Description of the Soviet poster “Drink water native Dnieper”

Description of the Soviet poster “Drink water native Dnieper”

Description of the Soviet poster Drink water native Dnieper

1943 – a turning point in the entire Great Patriotic War. In that year, they finally succeeded in what, two years ago, the Soviet people could only dream of – the Red Army was able to ward off the lands of eastern Ukraine from the enemy. Kharkiv, Zaporozhye and other major cities of the Ukrainian Left Bank got rid of the Nazi administration.

One of the most difficult operations in that year was to force the main aquifer of the Ukrainian lands, the great Dnieper. The culmination of this tactically difficult, but such an important move was the capture of Kiev, the ancient Ukrainian capital. Joy among the entire Soviet people was difficult to describe in words. The myth of the invincibility of the German troops was finally dispelled.

Finally, there was a firm conviction that victory was just around the corner. The Red Army soldiers, inspired by the successful operation, were still eager to fight. Such an event found a lively holiday in the Soviet wartime culture. Songs, poems, and whole prose works began to be devoted to these events. The poster art of the time also did not stand aside. One of the most famous propaganda posters dedicated to the capture of Kiev and the crossing of the Dnieper, was the work of Viktor Ivanov called “We Drink the Water of the Native Dnieper”, created in 1943.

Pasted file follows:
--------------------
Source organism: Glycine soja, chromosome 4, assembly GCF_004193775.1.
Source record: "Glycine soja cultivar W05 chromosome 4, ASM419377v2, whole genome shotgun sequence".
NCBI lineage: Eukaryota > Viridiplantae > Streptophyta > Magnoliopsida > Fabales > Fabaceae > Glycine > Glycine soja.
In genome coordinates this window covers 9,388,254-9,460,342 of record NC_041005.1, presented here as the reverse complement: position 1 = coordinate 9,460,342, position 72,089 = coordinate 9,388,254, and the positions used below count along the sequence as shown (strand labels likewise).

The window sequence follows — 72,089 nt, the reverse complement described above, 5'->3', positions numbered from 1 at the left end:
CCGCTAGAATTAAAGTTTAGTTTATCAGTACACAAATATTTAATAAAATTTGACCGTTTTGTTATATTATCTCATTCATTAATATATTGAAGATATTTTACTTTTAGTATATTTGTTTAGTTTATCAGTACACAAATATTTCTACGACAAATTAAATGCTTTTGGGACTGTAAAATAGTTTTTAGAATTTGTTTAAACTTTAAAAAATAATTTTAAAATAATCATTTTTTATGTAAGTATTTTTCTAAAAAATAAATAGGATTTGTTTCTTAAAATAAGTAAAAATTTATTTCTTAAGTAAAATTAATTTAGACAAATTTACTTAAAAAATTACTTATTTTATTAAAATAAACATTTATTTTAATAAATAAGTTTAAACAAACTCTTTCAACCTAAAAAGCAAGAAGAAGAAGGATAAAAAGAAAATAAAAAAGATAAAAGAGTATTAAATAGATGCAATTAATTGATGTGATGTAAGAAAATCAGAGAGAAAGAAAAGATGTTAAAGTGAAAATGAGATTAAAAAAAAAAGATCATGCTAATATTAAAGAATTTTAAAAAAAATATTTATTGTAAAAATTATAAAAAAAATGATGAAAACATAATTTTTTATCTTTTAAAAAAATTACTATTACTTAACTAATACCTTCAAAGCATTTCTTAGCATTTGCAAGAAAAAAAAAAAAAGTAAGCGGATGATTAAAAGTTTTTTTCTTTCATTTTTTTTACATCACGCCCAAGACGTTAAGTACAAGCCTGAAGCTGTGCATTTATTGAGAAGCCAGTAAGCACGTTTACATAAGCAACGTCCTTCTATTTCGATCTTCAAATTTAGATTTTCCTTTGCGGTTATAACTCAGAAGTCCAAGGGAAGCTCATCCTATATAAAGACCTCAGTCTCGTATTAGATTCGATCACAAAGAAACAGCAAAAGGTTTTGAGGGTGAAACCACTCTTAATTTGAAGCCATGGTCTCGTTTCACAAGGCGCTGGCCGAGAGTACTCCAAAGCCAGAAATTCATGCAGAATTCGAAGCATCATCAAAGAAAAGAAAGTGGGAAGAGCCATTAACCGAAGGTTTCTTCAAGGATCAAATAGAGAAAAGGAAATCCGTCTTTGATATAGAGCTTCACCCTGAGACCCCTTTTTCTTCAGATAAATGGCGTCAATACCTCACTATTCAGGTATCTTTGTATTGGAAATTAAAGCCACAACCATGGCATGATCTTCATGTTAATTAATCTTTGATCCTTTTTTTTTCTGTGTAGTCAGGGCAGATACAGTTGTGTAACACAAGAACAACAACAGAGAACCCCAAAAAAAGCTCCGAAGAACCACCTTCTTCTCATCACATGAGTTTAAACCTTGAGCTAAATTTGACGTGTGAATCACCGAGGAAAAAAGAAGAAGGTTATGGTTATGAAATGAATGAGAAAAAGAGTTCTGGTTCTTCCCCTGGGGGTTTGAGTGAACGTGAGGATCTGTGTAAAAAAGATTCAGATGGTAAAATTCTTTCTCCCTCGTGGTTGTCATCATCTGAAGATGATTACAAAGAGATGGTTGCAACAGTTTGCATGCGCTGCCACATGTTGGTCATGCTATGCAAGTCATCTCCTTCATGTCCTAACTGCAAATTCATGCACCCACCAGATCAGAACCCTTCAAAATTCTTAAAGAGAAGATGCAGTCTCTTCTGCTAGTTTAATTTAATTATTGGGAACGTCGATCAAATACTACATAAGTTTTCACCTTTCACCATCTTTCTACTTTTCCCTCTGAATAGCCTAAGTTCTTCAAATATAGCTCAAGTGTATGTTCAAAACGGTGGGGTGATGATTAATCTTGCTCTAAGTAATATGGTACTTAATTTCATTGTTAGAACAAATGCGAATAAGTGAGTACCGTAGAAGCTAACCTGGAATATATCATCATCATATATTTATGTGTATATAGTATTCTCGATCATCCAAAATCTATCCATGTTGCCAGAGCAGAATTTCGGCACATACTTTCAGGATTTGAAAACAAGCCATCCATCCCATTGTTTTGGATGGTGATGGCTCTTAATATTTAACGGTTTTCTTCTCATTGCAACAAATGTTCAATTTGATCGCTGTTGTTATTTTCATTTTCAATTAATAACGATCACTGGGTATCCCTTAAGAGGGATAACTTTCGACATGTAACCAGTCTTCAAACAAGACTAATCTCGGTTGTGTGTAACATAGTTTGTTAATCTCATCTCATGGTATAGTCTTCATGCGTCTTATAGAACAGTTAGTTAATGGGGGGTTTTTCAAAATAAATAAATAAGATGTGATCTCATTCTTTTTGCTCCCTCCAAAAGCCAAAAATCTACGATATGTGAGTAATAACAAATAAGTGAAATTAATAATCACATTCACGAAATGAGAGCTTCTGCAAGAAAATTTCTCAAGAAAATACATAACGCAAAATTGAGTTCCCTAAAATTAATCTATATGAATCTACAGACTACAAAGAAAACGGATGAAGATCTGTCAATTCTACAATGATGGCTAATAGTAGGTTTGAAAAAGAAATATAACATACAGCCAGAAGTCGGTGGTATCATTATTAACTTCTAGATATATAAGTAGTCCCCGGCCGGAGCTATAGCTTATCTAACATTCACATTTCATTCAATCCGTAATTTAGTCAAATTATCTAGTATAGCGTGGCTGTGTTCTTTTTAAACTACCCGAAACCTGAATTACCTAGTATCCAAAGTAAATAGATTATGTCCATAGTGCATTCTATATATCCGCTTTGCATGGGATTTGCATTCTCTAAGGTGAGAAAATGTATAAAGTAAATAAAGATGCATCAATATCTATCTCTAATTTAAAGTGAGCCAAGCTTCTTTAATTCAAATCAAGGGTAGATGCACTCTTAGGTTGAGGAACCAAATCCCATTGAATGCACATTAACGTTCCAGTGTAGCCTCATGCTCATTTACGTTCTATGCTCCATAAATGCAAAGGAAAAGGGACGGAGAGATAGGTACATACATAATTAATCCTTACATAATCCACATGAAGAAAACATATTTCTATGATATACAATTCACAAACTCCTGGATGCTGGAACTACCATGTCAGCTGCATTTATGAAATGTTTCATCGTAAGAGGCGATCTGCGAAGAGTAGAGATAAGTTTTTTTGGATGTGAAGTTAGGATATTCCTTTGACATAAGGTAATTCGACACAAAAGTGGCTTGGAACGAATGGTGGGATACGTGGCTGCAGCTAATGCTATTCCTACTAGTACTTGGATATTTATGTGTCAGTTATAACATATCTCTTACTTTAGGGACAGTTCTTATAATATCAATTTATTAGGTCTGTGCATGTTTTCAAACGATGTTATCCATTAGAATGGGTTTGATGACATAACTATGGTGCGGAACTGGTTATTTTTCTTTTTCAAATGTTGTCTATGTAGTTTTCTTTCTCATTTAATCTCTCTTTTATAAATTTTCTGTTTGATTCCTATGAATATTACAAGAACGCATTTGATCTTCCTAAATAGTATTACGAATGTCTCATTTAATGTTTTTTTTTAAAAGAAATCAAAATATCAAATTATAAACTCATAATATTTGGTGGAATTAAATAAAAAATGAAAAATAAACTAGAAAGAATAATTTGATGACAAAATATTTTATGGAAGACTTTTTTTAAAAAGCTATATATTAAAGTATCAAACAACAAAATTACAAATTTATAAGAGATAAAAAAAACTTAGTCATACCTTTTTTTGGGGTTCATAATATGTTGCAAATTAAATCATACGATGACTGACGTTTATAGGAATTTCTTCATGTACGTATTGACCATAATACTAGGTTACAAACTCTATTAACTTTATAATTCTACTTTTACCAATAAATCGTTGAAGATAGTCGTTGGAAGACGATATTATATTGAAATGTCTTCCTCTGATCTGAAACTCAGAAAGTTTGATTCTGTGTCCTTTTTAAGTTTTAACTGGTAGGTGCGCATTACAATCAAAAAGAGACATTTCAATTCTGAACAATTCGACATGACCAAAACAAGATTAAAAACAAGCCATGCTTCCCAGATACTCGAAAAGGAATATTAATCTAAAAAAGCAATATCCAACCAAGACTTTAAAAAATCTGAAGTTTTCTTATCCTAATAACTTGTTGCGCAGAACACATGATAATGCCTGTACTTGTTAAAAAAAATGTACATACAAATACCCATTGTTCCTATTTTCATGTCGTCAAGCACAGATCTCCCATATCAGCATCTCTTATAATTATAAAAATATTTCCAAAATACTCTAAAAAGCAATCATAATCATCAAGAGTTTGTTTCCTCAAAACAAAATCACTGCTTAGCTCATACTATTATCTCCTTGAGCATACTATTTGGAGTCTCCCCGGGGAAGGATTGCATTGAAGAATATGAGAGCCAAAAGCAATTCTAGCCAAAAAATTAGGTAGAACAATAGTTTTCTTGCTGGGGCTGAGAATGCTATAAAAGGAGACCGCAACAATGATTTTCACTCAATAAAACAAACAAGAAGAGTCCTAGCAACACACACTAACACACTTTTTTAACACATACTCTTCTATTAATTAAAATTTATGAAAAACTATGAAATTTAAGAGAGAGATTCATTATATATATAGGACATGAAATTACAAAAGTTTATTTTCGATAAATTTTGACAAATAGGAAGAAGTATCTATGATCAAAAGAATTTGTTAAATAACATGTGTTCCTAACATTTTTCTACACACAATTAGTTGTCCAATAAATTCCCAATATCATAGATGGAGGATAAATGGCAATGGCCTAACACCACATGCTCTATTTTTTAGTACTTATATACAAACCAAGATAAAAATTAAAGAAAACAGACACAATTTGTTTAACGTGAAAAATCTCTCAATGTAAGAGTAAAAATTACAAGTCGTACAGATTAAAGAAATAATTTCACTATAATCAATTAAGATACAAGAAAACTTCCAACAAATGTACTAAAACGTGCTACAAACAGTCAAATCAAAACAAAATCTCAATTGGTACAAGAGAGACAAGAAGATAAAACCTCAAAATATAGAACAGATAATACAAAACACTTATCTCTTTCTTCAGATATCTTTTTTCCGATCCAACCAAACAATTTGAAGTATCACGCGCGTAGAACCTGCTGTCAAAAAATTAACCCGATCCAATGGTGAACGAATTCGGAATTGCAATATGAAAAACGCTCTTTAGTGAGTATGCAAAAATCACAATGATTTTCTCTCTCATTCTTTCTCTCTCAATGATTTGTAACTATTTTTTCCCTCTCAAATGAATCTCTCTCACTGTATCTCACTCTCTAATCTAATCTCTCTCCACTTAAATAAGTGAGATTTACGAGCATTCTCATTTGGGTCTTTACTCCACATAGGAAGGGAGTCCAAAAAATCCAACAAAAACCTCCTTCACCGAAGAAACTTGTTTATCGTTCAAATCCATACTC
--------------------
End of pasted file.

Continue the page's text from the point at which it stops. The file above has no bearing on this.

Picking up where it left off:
The central image of the poster is a Soviet Red Army soldier, drinking water from a helmet, which he scooped in the Dnieper. It would seem that in the very image there are no remarkable elements, but he himself seemed to exude all the solemnity of the moment and firm determination that the liberation of the Soviet lands would continue successfully.

To heighten the effect, a poster in a bright socialist-realistic style emphasizes the intentions of the Red Army liberators: “Drink water from your native Dnieper, drink from Prut, Neman and Bug!”. This poster is a promise of the imminent liberation of the entire Soviet Union from Hitler forces.


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